October 6, 1995
Web posted at : 4:00 p.m. EDT
From Correspondent John Holliman
WASHINGTON (CNN) -- Congress is cruising toward repeal of federal speed limits, convinced that states -- and not Washington -- should set maximum speeds on all roads.
Nowhere in the U.S. can a driver top 65 miles per hour, but that will change if Congress drops its own limit, currently 65 mph on rural stretches of road and 55 mph in urban areas. Preparing for Congressional action, Wyoming has already passed a law setting the interstate limit at 75 mph, with the limit on other highways 65 mph.
And some western interstates could become like Germany's famed Autobahn, with no speed limit at all. That prospect frightens many. Forty thousand people die on the road every year -- more than 12,000 of those deaths are speed-related.
"We know that higher speeds will mean more deaths and more injuries on our nation's roadways," said Jane Roemer of the National Safety Council.
But not everyone agrees. "What's vital on safety on the highways is the appropriate speed, okay, and that's not necessarily a lower speed or a higher speed than any fixed number," said Charles Terlizzi of the National Motorists Association. "It's the prevailing speed of traffic." (264K AIFF sound or 264K WAV sound)
The U.S. Transportation Department predicts 5,000 more will die each year if Congress does repeal federal speed limits. Recent safety improvements, like airbags and extra padding, will have little effect.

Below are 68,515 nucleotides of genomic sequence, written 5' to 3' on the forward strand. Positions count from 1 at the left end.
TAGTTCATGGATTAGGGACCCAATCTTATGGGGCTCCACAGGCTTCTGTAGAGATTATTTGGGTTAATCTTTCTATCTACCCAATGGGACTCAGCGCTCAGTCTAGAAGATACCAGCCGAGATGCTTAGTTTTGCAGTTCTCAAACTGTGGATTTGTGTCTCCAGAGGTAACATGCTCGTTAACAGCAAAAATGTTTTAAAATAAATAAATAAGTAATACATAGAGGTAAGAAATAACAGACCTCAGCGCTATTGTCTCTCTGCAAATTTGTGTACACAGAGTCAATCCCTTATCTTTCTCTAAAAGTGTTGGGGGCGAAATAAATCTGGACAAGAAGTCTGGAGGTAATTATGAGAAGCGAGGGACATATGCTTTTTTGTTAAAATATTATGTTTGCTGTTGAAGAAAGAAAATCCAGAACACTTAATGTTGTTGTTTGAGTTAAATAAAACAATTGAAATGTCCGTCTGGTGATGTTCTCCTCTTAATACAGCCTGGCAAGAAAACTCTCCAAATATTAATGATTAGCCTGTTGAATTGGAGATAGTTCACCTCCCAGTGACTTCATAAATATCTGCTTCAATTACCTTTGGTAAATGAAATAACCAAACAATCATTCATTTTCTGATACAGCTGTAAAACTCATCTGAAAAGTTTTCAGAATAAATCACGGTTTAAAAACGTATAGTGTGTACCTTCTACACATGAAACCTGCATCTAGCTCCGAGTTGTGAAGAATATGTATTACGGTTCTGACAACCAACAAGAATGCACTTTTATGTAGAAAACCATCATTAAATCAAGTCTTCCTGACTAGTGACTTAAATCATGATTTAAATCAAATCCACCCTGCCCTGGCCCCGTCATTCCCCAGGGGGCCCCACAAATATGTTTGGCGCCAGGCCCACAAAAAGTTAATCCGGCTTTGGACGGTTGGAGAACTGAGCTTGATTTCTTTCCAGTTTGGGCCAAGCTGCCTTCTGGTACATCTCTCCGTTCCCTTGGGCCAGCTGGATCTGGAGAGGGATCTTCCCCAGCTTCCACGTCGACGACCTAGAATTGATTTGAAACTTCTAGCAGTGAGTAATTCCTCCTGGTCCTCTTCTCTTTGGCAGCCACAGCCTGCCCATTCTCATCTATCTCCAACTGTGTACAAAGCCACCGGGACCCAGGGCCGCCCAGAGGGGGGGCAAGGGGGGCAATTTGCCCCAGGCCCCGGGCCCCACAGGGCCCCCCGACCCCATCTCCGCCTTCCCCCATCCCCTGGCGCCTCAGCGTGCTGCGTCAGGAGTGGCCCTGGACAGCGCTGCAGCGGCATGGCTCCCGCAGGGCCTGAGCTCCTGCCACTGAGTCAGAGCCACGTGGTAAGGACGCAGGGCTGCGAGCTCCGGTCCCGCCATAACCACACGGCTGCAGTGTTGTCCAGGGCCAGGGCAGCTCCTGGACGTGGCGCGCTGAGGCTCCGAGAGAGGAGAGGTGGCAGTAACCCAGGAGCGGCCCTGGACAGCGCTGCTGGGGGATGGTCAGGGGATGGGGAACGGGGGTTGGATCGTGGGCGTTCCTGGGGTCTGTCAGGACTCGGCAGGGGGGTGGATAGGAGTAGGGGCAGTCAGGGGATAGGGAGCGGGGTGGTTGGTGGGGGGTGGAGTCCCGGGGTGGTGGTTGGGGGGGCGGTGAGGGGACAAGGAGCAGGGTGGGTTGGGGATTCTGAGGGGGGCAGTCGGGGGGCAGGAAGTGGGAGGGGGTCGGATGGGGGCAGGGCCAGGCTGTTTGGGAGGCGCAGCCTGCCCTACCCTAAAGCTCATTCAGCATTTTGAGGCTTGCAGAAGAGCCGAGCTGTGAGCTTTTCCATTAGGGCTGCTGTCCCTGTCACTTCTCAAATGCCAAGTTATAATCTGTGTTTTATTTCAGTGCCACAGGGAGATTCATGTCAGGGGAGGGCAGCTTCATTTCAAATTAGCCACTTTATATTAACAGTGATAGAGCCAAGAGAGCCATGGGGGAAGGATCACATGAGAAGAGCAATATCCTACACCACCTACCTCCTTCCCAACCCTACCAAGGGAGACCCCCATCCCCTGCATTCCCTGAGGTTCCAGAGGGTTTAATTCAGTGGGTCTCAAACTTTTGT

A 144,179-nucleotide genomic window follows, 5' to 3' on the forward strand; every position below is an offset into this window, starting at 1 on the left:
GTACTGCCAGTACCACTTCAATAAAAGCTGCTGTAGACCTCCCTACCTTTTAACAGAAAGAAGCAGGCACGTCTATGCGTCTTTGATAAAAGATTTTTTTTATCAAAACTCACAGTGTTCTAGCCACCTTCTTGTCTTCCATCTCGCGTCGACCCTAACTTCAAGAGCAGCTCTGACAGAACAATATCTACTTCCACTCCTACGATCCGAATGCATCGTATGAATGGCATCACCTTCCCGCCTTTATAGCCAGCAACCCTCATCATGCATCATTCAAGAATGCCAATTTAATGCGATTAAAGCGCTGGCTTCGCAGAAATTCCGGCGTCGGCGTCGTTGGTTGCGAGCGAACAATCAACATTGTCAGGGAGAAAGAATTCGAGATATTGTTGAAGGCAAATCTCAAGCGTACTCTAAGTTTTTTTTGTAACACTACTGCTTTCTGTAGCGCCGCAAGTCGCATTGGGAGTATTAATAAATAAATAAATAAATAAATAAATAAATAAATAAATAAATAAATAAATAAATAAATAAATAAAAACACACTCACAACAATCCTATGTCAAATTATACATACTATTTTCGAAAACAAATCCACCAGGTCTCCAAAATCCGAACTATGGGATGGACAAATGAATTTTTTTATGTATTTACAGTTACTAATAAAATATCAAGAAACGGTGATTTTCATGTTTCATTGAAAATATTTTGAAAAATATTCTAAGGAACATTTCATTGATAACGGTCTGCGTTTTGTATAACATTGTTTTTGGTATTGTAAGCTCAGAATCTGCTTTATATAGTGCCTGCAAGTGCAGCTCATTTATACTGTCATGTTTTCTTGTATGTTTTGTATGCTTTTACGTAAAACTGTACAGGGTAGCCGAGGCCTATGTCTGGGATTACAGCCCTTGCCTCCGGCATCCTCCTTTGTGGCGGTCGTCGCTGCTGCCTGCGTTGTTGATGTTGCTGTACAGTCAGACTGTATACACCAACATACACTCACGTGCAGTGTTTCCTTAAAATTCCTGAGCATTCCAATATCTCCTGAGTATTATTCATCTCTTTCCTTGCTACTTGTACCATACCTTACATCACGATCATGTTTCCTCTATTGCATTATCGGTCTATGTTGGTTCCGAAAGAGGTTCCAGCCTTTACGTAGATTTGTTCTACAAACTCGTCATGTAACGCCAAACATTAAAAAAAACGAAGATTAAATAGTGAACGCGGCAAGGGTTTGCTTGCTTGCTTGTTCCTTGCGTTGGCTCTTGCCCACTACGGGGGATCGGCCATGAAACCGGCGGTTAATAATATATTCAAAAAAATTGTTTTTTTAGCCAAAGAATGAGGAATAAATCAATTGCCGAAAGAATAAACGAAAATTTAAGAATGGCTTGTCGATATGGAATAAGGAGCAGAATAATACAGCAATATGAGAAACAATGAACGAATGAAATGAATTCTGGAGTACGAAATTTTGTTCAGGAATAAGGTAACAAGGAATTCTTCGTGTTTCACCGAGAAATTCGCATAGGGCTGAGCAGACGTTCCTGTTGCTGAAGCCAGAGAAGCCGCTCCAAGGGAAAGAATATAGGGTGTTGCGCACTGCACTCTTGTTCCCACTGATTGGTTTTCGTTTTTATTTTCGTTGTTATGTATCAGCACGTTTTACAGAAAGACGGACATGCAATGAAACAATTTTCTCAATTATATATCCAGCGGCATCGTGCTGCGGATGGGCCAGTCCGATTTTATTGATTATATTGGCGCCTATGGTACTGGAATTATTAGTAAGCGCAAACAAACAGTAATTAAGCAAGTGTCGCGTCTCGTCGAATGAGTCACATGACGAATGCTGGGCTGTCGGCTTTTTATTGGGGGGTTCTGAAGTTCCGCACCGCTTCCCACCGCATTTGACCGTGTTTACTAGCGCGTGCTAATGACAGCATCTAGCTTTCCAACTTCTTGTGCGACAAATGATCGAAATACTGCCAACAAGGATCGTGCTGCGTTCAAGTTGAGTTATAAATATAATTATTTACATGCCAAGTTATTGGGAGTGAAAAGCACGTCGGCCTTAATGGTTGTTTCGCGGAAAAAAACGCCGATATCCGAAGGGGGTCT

But in Maryland, where the speed limit was raised to 65 mph on rural interstates three months ago, officials say there has been no increase in accidents or deaths so far.
"Reckless drivers, negligent drivers, failing to pay full and proper attention to their driving," said Lt. Greg Shipley of the Maryland State Police. "Those were the incidents that were driving fatality rates."
The general public, and the experts, will continue to debate the issue, most likely long after Congress makes a final decision -- almost certainly to be against the federal limits.
Congress still has one tangle left to work out -- whether trucks and buses must still retain the lower limits.
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